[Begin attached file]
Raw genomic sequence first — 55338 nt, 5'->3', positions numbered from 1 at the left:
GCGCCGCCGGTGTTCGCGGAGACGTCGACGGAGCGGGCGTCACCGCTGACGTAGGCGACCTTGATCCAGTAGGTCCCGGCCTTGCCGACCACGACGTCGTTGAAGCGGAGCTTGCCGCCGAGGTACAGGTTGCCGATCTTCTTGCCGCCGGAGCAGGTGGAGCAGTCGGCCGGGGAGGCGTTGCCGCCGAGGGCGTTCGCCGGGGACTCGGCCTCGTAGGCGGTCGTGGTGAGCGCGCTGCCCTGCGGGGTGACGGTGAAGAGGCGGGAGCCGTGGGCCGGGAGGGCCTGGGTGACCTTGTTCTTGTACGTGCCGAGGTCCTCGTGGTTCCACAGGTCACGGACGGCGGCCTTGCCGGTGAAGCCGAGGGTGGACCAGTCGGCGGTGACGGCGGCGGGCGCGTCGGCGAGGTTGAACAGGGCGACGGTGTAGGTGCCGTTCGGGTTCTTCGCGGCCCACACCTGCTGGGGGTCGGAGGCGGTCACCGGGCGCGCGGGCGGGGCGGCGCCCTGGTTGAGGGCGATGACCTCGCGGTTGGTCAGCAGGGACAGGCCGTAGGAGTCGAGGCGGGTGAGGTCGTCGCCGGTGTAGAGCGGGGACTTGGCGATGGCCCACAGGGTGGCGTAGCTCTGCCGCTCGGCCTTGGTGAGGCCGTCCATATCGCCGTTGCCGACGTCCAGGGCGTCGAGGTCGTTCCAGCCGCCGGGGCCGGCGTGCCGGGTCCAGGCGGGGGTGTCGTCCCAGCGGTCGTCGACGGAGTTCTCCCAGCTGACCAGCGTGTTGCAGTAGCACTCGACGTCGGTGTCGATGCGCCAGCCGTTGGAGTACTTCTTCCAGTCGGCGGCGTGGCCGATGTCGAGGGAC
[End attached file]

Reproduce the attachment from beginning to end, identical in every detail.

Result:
Raw genomic sequence first — 55338 nt, 5'->3', positions numbered from 1 at the left:
GCGCCGCCGGTGTTCGCGGAGACGTCGACGGAGCGGGCGTCACCGCTGACGTAGGCGACCTTGATCCAGTAGGTCCCGGCCTTGCCGACCACGACGTCGTTGAAGCGGAGCTTGCCGCCGAGGTACAGGTTGCCGATCTTCTTGCCGCCGGAGCAGGTGGAGCAGTCGGCCGGGGAGGCGTTGCCGCCGAGGGCGTTCGCCGGGGACTCGGCCTCGTAGGCGGTCGTGGTGAGCGCGCTGCCCTGCGGGGTGACGGTGAAGAGGCGGGAGCCGTGGGCCGGGAGGGCCTGGGTGACCTTGTTCTTGTACGTGCCGAGGTCCTCGTGGTTCCACAGGTCACGGACGGCGGCCTTGCCGGTGAAGCCGAGGGTGGACCAGTCGGCGGTGACGGCGGCGGGCGCGTCGGCGAGGTTGAACAGGGCGACGGTGTAGGTGCCGTTCGGGTTCTTCGCGGCCCACACCTGCTGGGGGTCGGAGGCGGTCACCGGGCGCGCGGGCGGGGCGGCGCCCTGGTTGAGGGCGATGACCTCGCGGTTGGTCAGCAGGGACAGGCCGTAGGAGTCGAGGCGGGTGAGGTCGTCGCCGGTGTAGAGCGGGGACTTGGCGATGGCCCACAGGGTGGCGTAGCTCTGCCGCTCGGCCTTGGTGAGGCCGTCCATATCGCCGTTGCCGACGTCCAGGGCGTCGAGGTCGTTCCAGCCGCCGGGGCCGGCGTGCCGGGTCCAGGCGGGGGTGTCGTCCCAGCGGTCGTCGACGGAGTTCTCCCAGCTGACCAGCGTGTTGCAGTAGCACTCGACGTCGGTGTCGATGCGCCAGCCGTTGGAGTACTTCTTCCAGTCGGCGGCGTGGCCGATGTCGAGGGAC